The Atlas of Shared Learning

Case study

Improving asthma and COPD in primary care

Leading Change

A general practice nurse (GPN), as the lead for asthma and chronic obstructive pulmonary disease (COPD) in her Northumberland general practice recognised an opportunity to improve patient outcomes by addressing unwarranted variation in practice.

Where to look

Evidence available nationally suggests that patients with self-care management plans in both COPD and asthma have better health outcomes and fewer A&E admissions for asthma and COPD exacerbations. Following training for level 6 COPD and asthma care, the practice nurse recognised the unwarranted variation between best and current practice within her GP surgery and addressed this by changing how their respiratory conditions were managed with more focus on patient empowerment and self-management, which is having a positive effect on patients.

What to change

The nurse reviewed current practice within the surgery and identified opportunities to introduce asthma management plans pre- and post- spirometry practices for reversing diagnosis of asthma and COPD and opportunities to improve asthma reviews and medicines management – including checking for patients’ potential over-use of short acting beta2-agonists (SABA) inhalers. By bringing in these changes she expected to see improvements in patient outcomes, increased empowerment in the practices of patients and reduce the number of missed appointments they were experiencing.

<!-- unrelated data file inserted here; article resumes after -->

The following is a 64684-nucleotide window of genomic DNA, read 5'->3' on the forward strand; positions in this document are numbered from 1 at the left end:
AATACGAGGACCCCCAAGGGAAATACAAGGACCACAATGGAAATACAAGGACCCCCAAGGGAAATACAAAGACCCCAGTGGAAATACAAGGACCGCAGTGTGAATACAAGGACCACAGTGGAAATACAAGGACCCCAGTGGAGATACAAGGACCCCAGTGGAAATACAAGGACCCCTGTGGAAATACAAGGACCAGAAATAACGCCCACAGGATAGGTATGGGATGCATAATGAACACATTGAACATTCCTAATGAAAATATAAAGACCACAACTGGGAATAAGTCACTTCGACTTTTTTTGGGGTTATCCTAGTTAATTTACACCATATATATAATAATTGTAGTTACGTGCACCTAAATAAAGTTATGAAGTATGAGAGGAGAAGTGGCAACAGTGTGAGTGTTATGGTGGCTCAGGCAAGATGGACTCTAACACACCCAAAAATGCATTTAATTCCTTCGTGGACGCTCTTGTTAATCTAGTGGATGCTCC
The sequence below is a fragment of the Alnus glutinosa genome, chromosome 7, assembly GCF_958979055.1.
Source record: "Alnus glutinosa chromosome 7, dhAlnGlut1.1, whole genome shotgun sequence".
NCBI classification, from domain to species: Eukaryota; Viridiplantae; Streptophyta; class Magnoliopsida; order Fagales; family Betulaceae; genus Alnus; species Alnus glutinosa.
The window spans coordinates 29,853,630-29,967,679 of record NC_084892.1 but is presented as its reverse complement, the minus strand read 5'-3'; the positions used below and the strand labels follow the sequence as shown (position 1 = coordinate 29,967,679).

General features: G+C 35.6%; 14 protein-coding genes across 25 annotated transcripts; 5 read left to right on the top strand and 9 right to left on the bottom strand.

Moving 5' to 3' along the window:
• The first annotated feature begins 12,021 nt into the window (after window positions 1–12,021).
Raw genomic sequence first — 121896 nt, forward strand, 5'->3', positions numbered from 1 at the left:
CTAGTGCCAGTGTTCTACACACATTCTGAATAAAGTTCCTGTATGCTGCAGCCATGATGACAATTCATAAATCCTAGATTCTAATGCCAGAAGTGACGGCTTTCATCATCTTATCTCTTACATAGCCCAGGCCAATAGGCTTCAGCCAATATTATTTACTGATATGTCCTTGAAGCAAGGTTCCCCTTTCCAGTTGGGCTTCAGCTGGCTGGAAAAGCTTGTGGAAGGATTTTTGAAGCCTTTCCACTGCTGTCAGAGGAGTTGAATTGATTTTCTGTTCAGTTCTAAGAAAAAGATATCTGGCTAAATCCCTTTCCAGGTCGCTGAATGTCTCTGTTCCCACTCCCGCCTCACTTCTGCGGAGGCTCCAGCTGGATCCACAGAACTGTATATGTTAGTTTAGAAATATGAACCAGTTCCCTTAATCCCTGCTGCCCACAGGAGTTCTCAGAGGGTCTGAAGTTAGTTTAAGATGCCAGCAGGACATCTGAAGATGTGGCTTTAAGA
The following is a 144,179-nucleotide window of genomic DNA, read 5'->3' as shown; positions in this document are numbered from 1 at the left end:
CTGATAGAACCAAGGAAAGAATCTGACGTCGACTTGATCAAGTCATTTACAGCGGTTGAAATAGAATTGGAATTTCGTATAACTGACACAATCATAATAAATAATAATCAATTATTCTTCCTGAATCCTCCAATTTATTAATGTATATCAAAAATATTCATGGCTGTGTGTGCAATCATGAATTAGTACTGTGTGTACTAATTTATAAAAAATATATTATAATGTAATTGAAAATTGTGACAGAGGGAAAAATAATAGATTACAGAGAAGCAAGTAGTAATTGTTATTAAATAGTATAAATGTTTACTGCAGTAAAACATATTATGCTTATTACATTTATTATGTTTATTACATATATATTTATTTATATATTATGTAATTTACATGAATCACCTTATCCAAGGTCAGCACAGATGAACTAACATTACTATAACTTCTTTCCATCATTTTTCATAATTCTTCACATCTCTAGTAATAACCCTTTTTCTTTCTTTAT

How to change

The GPN developed a COPD self-management plan and introduced the Asthma UK action plan for patients in the practice. The resources were posted out to patients prior to appointment so that it could be completed at home and were engaged and prepared for their next visit to the surgery.

The practice nurse adapted the way asthma reviews were conducted including the templates to record the data collected so they followed best practice. She also introduced asthma control test (ACT) scores for both adults and children attending all reviews. This has enabled patients to assess whether their asthma is controlled or not and helps to address SABA over-use.

Adding value

The full impact of the changes is still being assessed however, early signs are encouraging.

  • Better outcomes – The new self-care managed approach and associated reviews are ensuring that patients’ asthma remains well controlled and this will continue to be monitored as the programme continues.
  • Better experience – Asthma and COPD patients are experiencing more robust, evidence based reviews and are now empowered to identify when their condition is not controlled and seek appropriate support. Patients also show a better understanding of medicines use including the implications of overuse of salbutamol inhalers as this can increase the risk of asthma attacks.
  • Better use of resources – There has been an increase in patients attending the surgery for assessment or treatment and the number of patients being seen promptly after any A&E admission has increased. The impact of the changes on A&E admissions for asthma or COPD exacerbations will be monitored but national evidence consistently demonstrates that similar actions taken to those in this practice have demonstrably reduced A&E admissions for asthma and COPD exacerbations.

Challenges and lessons learnt

This experience has highlighted the importance of current training and keeping up with guidelines so that nurses can develop clinical practice to improve patient outcomes. Overall, patients have engaged well, although it was a challenge at first to get all key stakeholders on board and understand the need for a change in asthma reviews and including the documentation side of the programme, as existing practice had been in place for a long time.

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